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US senator pushes Opioid Crisis Response Act

The bill would expand a naloxone grant program, authorize a grant to teach post-overdose treatment and authorize funding for technology to screen for deadly drugs


By Bethany Bump
Times Union

COLONIE, N.Y.  — As a deadly surge in fentanyl places users and even first responders at risk, Congress is about to address the most comprehensive legislative response to the opioid epidemic to date.

Flanked by Colonie police officers and paramedics, U.S. Sen. Charles E. Schumer explained that the Opioid Crisis Response Act would, among other things, help fund technology that allows local first responders to screen substances at the scene of an overdose for deadly synthetic opioids such as fentanyl.

U.S. Sen. Charles E. Schumer explained that the Opioid Crisis Response Act would help fund technology that allows responders to screen substances for deadly synthetic opioids. (Photo/Wikimedia Commons)
U.S. Sen. Charles E. Schumer explained that the Opioid Crisis Response Act would help fund technology that allows responders to screen substances for deadly synthetic opioids. (Photo/Wikimedia Commons)

That's a growing concern for first responders, local officials said. Synthetic opioids are on the rise nationwide, and were the fastest-growing drug category to contribute to overdose deaths in 2017, according to new federal estimates.

"First responders like the ones here today are usually the first ones on the scene when a person overdoses, and their quick actions are often the difference between life and death," Schumer said. "They need and deserve all the support Congress can give them so that they can effectively and safely do their jobs."

The Senate will be considering the bill in the coming weeks, the Democrat said. It has bipartisan support, and is one of the most comprehensive legislative responses to the opioid epidemic to date, focusing on prevention, treatment and recovery as well as law enforcement support.

But advocates and workers in the field worry it still does not come with enough funding to truly put a dent in the nation's drug epidemic, which now has a death toll higher than the mortality caused by HIV/AIDS, car crashes and gun deaths at their annual peaks. The U.S. hit a record high 72,000 drug deaths last year, with more than two-thirds of them caused by opioids.

Schumer touted three specific provisions from the federal opioid bill he says would benefit the Capital Region.

One would expand a grant program that enables first responders to administer the overdose-reversal drug Narcan at the scene of an opioid overdose. A number of area police agencies and emergency medical services already carry the drug, but rely on grants and other funding streams to stock it and provide training.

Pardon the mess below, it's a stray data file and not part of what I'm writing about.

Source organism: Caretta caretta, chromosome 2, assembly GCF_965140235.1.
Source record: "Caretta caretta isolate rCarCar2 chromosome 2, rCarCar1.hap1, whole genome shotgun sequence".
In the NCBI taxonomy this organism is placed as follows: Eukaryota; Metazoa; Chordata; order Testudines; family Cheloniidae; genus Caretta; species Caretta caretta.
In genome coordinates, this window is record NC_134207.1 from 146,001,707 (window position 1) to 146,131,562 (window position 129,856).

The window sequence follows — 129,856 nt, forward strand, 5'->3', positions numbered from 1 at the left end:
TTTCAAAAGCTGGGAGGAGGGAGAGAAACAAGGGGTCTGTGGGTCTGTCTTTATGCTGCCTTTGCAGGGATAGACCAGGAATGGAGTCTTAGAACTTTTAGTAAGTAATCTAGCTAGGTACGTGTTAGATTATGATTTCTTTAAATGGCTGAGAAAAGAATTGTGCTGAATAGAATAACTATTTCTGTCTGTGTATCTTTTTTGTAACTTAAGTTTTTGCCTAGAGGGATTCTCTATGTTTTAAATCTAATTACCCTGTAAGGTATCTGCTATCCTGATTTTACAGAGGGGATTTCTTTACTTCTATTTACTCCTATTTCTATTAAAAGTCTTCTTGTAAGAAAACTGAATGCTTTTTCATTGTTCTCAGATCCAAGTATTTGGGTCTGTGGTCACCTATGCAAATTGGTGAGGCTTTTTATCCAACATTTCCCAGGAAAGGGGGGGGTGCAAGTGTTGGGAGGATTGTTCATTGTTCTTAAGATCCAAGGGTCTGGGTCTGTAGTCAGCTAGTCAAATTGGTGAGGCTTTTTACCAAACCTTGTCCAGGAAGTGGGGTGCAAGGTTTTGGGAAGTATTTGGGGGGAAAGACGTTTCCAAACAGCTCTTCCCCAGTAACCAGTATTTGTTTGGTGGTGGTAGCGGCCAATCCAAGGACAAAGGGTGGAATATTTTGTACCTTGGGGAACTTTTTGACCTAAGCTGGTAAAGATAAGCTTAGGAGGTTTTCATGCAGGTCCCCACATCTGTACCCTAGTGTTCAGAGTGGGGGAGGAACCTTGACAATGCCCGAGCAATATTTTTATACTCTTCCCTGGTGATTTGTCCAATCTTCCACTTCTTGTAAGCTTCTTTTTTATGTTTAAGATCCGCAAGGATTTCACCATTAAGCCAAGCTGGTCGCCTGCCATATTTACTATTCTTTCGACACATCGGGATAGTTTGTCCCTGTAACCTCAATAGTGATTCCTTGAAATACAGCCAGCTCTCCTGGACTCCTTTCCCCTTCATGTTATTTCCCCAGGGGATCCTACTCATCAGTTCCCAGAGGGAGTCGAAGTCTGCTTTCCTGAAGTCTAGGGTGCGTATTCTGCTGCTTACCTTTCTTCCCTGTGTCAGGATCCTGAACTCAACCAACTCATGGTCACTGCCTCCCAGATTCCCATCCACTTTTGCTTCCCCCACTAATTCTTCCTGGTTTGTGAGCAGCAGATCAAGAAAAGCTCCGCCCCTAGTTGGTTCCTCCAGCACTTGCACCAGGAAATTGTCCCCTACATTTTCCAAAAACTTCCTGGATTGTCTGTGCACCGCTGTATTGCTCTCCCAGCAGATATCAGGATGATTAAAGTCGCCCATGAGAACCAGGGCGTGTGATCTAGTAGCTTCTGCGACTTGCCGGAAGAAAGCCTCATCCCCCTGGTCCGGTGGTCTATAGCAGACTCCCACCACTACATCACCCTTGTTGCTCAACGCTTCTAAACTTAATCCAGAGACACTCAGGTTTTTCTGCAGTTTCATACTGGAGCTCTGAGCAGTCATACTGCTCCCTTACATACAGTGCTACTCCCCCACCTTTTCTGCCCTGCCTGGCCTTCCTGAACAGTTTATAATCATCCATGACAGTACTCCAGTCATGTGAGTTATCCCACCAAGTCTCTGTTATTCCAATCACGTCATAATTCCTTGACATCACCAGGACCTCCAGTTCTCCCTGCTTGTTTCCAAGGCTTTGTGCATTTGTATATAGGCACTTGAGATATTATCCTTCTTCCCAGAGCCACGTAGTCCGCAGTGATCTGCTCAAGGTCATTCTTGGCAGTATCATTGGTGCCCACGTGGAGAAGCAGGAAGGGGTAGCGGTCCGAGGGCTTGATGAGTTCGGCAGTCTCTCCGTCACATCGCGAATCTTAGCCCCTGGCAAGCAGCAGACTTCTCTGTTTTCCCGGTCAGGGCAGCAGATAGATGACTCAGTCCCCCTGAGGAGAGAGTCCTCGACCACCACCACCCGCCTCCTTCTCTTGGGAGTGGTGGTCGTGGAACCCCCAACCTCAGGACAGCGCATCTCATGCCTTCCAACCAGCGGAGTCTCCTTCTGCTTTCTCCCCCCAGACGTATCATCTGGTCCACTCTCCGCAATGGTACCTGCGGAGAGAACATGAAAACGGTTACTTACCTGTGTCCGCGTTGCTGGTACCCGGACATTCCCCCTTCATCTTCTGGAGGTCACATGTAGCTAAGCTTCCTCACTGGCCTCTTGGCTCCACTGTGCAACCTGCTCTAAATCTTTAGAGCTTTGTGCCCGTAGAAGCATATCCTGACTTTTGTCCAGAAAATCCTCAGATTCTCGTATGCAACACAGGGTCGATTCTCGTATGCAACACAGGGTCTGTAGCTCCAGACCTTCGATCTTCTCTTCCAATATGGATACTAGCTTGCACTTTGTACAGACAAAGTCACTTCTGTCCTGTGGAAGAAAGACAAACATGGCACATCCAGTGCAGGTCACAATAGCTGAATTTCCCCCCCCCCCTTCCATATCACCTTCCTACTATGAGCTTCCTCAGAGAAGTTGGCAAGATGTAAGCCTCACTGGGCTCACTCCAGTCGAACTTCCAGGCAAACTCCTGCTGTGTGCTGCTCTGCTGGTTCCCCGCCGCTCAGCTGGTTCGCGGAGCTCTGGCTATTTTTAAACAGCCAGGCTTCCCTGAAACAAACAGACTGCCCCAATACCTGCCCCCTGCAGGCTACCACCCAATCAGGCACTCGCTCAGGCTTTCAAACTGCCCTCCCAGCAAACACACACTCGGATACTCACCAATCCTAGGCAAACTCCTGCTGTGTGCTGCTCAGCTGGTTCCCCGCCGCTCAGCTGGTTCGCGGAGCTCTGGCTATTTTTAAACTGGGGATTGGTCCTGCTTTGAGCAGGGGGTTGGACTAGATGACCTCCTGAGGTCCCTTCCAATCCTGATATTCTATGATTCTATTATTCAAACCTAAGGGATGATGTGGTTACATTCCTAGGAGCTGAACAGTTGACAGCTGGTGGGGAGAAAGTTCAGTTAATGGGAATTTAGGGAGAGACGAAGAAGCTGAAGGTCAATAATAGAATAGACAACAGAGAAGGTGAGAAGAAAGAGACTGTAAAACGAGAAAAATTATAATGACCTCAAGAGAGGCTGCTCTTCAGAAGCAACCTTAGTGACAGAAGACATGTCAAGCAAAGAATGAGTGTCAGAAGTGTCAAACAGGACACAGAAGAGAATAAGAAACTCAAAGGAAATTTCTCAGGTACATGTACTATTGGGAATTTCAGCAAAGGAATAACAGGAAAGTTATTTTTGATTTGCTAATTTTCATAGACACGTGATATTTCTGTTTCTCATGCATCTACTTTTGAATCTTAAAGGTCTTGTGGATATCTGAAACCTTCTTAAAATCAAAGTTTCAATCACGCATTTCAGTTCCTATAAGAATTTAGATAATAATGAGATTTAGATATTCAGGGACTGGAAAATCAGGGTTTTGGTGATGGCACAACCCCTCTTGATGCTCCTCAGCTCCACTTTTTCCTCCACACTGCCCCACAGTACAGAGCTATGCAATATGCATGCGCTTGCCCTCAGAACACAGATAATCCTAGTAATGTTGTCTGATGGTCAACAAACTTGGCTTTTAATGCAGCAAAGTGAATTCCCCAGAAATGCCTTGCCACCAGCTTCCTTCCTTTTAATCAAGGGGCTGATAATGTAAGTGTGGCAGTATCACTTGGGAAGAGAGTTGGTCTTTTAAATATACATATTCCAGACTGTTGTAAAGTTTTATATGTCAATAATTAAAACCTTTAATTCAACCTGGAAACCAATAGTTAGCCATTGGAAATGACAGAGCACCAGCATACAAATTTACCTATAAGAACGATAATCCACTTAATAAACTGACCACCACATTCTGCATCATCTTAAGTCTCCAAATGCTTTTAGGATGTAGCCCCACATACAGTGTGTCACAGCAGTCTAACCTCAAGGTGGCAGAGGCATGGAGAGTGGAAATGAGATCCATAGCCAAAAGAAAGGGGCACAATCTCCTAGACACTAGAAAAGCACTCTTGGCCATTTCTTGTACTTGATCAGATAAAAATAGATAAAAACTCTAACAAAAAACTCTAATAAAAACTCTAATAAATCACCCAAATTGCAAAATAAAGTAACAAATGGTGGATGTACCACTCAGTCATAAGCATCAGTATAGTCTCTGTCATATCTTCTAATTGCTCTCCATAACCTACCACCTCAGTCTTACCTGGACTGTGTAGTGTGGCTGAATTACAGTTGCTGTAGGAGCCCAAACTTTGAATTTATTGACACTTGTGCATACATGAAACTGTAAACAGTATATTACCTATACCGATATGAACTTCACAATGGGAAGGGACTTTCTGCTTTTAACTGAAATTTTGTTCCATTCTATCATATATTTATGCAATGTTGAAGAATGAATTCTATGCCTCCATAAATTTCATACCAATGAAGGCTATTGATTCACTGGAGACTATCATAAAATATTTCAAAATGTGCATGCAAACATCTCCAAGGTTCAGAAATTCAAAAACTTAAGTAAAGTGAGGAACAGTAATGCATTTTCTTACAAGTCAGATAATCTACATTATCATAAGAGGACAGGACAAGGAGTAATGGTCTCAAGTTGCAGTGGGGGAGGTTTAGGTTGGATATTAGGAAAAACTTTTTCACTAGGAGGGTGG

Another provision would authorize a grant program to educate officials on how best to administer treatment after an overdose, and how to support and care for patients in recovery from addiction. Mass shortages of beds and providers has resulted in long wait lists for people looking to get into treatment programs.

The final provision would authorize additional funding for first responders to purchase technology, including mass spectrometers and portable scanning devices, to screen for drugs such as fentanyl that are deadly to even touch.

Albany County currently has two mass spectrometers — a large unit it bought for the airport during the "white powder" scare following 9/11, and a smaller one purchased last year after a fentanyl scare in Green Island, according to Sheriff Craig Apple.

In that case, Green Island's police chief and one of his officers had responded to a Dunkin' Donuts, where a person had overdosed on heroin in the bathroom. As they entered the scene, they began to feel numb and had to be hospitalized. That's when they learned they had been exposed to fentanyl, which was laced into the man's heroin.

"We see a white powder, we don't know if it's Johnson & Johnson baby powder or if it's a fentanyl," Apple said. "These folks are responding to these calls to save a life, and they sometimes put their own safety at risk."

Just two milligrams of fentanyl, which is 50 to 100 times stronger than heroin, can be deadly.

Originally used as an anesthetic and to treat end-stage cancer pain, illicit use of the drug has soared in recent years in response to demand for more powerful drugs. Much of it of it is coming via the mail from China, according to experts, and some is smuggled over the Mexican border.

Copyright 2018 Times Union

McClatchy-Tribune News Service

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